When I eat this soup, I am happily transported back to being four years old again and sitting on my grandmother’s lap. I left Vietnam for London at the age of five and missing my grandmother, I go to visit our old family home in Saigon. As soon as I enter, floods of emotions engulf me as I identify and verify my memories with every step I take. I walk through the house as an adult entering from another world but with the same eyes of a child I used to be.
Everything remained the same. I walk bare feet on the same tiles of the floor where I used to run and play. The light that pours through the windows with a decorative grill and green curtains in brings flashes of memory forward into the present. The same tree have grown higher and wider in my absence, witnessing all the secrets I missed.
I imagine what it would have been like to live a parallel life where I would stand there and never have left. What would it have been like to be able to stay? My family are no longer there in that house, we have all dispersed around the world like birds but just by being it in, in the place where I was born, I immediately figure out that I flew home.
From Saigon, I travel 5 hours to Phan Thiet by road on a 12 seater mini bus – with 23 people crammed into it. Phan Thiet – is the town where fish sauce is made and it pretty much smells like rotting fish there. There is only one main highway in Vietnam and most parts consists of only one lane and every driver is overtaking other vehicles from the left, right and centre and even from the other side of the road. They drive with a stopping distance of about 30cm even at 60 miles per hour. There are no seat belts, head rests or rules about safety.
Buying a bus ticket in Vietnam is like buying a ticket to your grave. It was proven not to be a myth when my grandfather, the father of my mother tragically died in a mini bus accident. He was a great entrepreneur and also a pioneer of fish sauce, which he was one of the first to start selling commercially. Fish sauce discovered when it was accidentally left to ferment and turned into nuoc man as we know it today.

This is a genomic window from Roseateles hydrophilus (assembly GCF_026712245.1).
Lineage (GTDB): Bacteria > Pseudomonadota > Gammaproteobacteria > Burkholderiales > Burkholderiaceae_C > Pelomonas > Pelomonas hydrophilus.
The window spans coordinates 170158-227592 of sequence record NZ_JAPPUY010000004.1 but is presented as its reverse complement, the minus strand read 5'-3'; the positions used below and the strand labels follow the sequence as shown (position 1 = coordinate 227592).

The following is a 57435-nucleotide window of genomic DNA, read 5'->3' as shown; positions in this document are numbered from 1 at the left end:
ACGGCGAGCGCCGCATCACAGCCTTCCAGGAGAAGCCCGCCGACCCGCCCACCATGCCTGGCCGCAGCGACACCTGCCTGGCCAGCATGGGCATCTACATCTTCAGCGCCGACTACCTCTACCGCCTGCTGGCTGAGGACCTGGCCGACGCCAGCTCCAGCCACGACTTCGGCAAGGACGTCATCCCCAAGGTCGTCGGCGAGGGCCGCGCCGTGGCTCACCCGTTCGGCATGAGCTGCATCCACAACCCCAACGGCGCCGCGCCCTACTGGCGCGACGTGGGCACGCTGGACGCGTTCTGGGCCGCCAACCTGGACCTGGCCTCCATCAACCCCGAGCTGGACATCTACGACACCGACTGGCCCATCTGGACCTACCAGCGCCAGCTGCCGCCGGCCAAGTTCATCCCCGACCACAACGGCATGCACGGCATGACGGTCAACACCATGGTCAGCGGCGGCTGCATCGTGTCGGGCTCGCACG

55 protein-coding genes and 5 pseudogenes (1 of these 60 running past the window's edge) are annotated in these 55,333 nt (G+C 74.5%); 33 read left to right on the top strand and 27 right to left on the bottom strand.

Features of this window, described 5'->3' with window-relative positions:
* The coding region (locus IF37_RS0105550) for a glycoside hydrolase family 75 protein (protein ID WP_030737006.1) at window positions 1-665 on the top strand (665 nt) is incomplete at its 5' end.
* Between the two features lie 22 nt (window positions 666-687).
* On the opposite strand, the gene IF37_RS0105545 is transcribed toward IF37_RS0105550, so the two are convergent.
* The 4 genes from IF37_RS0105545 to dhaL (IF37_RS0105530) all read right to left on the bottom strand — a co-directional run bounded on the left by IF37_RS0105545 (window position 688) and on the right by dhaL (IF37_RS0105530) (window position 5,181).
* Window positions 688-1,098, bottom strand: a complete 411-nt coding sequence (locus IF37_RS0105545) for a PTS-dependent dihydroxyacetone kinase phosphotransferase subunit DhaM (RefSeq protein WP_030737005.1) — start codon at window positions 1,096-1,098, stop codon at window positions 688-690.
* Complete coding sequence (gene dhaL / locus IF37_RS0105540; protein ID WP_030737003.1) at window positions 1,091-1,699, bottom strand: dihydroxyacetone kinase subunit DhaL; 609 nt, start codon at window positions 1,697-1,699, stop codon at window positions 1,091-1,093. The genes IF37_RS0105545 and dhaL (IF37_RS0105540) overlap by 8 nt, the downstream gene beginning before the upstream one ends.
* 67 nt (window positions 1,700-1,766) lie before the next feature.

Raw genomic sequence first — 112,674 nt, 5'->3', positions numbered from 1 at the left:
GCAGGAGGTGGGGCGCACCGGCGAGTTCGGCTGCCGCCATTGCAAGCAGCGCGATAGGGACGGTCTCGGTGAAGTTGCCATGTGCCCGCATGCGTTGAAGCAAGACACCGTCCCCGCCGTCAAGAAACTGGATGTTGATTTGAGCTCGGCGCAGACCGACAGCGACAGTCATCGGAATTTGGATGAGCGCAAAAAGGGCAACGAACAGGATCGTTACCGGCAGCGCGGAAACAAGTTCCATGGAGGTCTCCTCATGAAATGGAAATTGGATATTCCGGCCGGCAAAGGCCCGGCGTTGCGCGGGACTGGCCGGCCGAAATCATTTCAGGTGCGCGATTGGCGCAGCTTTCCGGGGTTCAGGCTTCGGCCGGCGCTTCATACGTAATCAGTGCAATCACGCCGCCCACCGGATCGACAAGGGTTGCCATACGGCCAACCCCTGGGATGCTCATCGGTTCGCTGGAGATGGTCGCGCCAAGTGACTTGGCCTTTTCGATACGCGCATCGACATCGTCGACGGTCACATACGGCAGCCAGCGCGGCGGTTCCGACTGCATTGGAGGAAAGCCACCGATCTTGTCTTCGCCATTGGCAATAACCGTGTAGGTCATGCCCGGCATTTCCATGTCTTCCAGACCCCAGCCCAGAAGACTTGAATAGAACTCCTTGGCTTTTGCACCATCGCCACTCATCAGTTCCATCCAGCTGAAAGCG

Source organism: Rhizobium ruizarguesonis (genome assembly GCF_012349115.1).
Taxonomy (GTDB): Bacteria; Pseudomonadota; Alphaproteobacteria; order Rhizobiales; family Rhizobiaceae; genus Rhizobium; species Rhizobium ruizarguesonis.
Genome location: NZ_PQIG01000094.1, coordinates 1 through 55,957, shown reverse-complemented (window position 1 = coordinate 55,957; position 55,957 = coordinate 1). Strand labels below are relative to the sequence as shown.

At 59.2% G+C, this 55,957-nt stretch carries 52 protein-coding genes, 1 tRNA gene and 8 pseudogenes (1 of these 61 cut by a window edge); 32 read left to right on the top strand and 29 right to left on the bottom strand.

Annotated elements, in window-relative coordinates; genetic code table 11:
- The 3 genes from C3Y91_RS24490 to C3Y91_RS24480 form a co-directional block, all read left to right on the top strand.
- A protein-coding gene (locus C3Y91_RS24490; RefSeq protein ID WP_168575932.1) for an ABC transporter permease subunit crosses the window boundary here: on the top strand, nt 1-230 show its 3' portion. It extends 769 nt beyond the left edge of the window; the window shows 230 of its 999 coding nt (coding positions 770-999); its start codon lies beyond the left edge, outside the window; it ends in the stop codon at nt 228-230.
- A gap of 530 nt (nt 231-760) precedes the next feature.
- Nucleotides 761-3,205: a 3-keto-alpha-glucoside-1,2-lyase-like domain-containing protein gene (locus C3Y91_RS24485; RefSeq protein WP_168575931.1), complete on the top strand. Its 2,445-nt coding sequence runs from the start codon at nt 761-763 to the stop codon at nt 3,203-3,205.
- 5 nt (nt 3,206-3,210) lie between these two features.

Among a spring of businesses including being one of the founders of Vinh Hao mineral water (in the 70s, no one was impressed by something sparkling and tasteless – he sold it on) and a salt farm, my grandfather, bought many giant wooden barrels, filled it with his own concoction of fish, salt, anchovies, sugar and water, left it for months/ years to ferment and turned it into his own brand of fish sauce, named, Song Huong.
Back then, people would come to his place with their own bottles and bought from the tap of the barrel. When he passed away, no one wanted to carry on the fish sauce business and nowadays, more premium fish sauces are made from wooden barrels but cheaper fish sauce is normally fermented in clay or terracotta vats.
Living in one of my grandfather’s many properties is my aunt. This is also where his shrine is placed, because all people worship and pray for their passed ancestors so that they are prosperous, happy and healthy in the afterlife. The house is inside the depths of a market by the river where the fishing boats come in to give him fish for the sauce. She taught me how to make banh cuon which is a thin steamed rice pancake, folded into rolls. The perfectly white mixture is a very fine blend of water, rice and salt, poured onto a stretched canvas over a pot, over a fire. You can add any filling you like, the favourite being with just deep fried shallots or pork, prawns and wood ear mushrooms.
Her wonderful husband gets up at 330am (usually not so many men help their wives businesses as well as their own) to make the coal or wood fire for the steamer and she starts to sell them from 430am to local fishermen, school children and market vendors, in a day making about £3 profit.
They are the most utterly delicious silky things on earth, and what makes the difference is having a very good nuoc cham – fish sauce with water, lime, sugar, chilli and garlic – mixed to the supreme balance of sweet, sour, salty and hot.
Coming back to civilisation in the town centre where all the kids are cool, I get requests for my famous, ‘Mi Y’, spaghetti bolognese. “You make the real thing,” says a cousin of mine, “everyone here tries to imitate it! Its fake! Even when you sent us the recipe, we couldn’t make it taste like yours.” “Did you out soy sauce in it?” “Yeah..”
I love my Italian food and so do the Vietnamese. As my cousins eat my spaghetti with chopsticks in silence as if in solitude, sometimes throwing in a bit of chilli sauce or soy sauce instead of parmesan, I see the realness of pleasure with food. This is why I love to cook so as to have these moments of food euphoria.
To eat is to live, to live is to eat, to eat in union but to also eat in absolute indulgence, when food is made with love and care from someone you love, it always tastes amazing.
I leave my homeland every time with more layers of roots, opening and closing chapters of life over noodle soups and rice buns. When I was little, I tried so hard to deny my origins just so that I can fit in at school. But nowadays, my deep passion for my heritage and it’s cuisine will see me on that red plastic stool over and over again slurpling pho.